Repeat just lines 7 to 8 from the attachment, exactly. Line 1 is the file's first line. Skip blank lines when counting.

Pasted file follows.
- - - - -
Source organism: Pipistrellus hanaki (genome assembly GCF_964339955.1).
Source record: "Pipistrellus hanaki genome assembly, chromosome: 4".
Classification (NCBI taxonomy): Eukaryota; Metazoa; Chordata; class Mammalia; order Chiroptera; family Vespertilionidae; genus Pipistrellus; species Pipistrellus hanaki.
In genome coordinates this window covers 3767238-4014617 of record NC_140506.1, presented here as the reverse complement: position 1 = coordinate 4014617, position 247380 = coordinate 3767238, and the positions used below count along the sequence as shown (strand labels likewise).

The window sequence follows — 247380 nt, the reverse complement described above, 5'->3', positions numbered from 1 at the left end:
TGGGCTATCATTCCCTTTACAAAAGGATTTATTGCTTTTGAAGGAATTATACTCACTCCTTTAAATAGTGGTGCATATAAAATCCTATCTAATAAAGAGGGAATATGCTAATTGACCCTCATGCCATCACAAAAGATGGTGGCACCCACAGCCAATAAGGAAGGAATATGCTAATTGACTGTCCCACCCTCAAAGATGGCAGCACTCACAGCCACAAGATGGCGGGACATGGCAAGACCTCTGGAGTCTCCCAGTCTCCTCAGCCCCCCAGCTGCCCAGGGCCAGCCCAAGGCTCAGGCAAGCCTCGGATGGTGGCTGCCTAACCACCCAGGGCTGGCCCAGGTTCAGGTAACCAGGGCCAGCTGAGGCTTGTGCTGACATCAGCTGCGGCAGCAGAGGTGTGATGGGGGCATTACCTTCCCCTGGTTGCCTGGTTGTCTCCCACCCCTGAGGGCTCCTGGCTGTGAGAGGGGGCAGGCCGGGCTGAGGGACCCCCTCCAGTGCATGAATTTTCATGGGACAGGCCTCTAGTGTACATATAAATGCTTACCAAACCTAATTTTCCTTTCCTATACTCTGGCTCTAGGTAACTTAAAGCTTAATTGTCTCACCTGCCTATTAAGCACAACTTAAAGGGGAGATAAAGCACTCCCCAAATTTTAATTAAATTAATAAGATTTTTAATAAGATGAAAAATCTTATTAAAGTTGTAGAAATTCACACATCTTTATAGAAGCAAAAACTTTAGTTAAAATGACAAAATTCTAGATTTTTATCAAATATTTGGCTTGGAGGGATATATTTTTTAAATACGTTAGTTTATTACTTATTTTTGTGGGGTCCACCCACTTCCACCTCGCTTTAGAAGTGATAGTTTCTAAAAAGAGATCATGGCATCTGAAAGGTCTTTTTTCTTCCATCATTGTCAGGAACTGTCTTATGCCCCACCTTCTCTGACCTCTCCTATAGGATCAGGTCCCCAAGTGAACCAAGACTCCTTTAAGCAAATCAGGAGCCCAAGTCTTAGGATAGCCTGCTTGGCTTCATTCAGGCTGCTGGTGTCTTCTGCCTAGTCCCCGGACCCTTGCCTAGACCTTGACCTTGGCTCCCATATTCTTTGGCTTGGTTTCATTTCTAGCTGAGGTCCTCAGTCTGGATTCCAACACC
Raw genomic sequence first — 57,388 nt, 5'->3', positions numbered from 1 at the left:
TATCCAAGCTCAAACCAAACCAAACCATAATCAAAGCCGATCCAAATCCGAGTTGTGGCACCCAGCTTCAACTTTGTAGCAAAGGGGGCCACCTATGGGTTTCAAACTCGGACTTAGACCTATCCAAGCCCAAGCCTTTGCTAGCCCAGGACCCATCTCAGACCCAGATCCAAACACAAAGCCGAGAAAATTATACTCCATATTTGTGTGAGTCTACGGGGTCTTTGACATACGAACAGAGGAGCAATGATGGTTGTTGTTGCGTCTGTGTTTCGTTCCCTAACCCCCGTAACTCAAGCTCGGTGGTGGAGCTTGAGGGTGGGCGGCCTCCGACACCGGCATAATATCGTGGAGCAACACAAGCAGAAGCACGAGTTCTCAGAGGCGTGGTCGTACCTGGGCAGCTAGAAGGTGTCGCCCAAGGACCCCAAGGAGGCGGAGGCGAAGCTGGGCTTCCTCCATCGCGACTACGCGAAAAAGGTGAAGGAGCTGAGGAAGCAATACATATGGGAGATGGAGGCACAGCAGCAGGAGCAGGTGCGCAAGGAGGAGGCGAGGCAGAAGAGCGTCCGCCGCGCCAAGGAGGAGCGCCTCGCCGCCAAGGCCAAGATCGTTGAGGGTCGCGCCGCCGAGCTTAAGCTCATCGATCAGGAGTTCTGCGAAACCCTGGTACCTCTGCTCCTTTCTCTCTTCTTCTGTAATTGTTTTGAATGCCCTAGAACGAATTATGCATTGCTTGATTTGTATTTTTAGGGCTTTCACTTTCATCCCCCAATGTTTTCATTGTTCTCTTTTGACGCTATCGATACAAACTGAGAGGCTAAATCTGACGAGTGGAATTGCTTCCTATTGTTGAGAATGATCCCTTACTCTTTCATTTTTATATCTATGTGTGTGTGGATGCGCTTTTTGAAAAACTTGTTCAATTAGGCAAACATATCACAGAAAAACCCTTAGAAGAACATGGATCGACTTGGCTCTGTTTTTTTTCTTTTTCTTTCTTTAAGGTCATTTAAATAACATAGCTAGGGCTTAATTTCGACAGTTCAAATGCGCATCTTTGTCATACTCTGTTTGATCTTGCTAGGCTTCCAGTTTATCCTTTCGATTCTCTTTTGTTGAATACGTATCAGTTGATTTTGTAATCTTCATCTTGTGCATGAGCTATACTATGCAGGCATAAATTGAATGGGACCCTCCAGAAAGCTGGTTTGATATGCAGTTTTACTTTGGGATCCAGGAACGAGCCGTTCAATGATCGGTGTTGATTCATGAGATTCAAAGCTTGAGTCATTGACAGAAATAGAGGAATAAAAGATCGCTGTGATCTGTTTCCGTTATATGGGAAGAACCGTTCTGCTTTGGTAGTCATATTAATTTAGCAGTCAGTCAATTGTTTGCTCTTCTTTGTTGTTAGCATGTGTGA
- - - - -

Raw genomic sequence first — 57,388 nt, 5'->3', positions numbered from 1 at the left:
TATCCAAGCTCAAACCAAACCAAACCATAATCAAAGCCGATCCAAATCCGAGTTGTGGCACCCAGCTTCAACTTTGTAGCAAAGGGGGCCACCTATGGGTTTCAAACTCGGACTTAGACCTATCCAAGCCCAAGCCTTTGCTAGCCCAGGACCCATCTCAGACCCAGATCCAAACACAAAGCCGAGAAAATTATACTCCATATTTGTGTGAGTCTACGGGGTCTTTGACATACGAACAGAGGAGCAATGATGGTTGTTGTTGCGTCTGTGTTTCGTTCCCTAACCCCCGTAACTCAAGCTCGGTGGTGGAGCTTGAGGGTGGGCGGCCTCCGACACCGGCATAATATCGTGGAGCAACACAAGCAGAAGCACGAGTTCTCAGAGGCGTGGTCGTACCTGGGCAGCTAGAAGGTGTCGCCCAAGGACCCCAAGGAGGCGGAGGCGAAGCTGGGCTTCCTCCATCGCGACTACGCGAAAAAGGTGAAGGAGCTGAGGAAGCAATACATATGGGAGATGGAGGCACAGCAGCAGGAGCAGGTGCGCAAGGAGGAGGCGAGGCAGAAGAGCGTCCGCCGCGCCAAGGAGGAGCGCCTCGCCGCCAAGGCCAAGATCGTTGAGGGTCGCGCCGCCGAGCTTAAGCTCATCGATCAGGAGTTCTGCGAAACCCTGGTACCTCTGCTCCTTTCTCTCTTCTTCTGTAATTGTTTTGAATGCCCTAGAACGAATTATGCATTGCTTGATTTGTATTTTTAGGGCTTTCACTTTCATCCCCCAATGTTTTCATTGTTCTCTTTTGACGCTATCGATACAAACTGAGAGGCTAAATCTGACGAGTGGAATTGCTTCCTATTGTTGAGAATGATCCCTTACTCTTTCATTTTTATATCTATGTGTGTGTGGATGCGCTTTTTGAAAAACTTGTTCAATTAGGCAAACATATCACAGAAAAACCCTTAGAAGAACATGGATCGACTTGGCTCTGTTTTTTTTCTTTTTCTTTCTTTAAGGTCATTTAAATAACATAGCTAGGGCTTAATTTCGACAGTTCAAATGCGCATCTTTGTCATACTCTGTTTGATCTTGCTAGGCTTCCAGTTTATCCTTTCGATTCTCTTTTGTTGAATACGTATCAGTTGATTTTGTAATCTTCATCTTGTGCATGAGCTATACTATGCAGGCATAAATTGAATGGGACCCTCCAGAAAGCTGGTTTGATATGCAGTTTTACTTTGGGATCCAGGAACGAGCCGTTCAATGATCGGTGTTGATTCATGAGATTCAAAGCTTGAGTCATTGACAGAAATAGAGGAATAAAAGATCGCTGTGATCTGTTTCCGTTATATGGGAAGAACCGTTCTGCTTTGGTAGTCATATTAATTTAGCAGTCAGTCAATTGTTTGCTCTTCTTTGTTGTTAGCATGTGTGA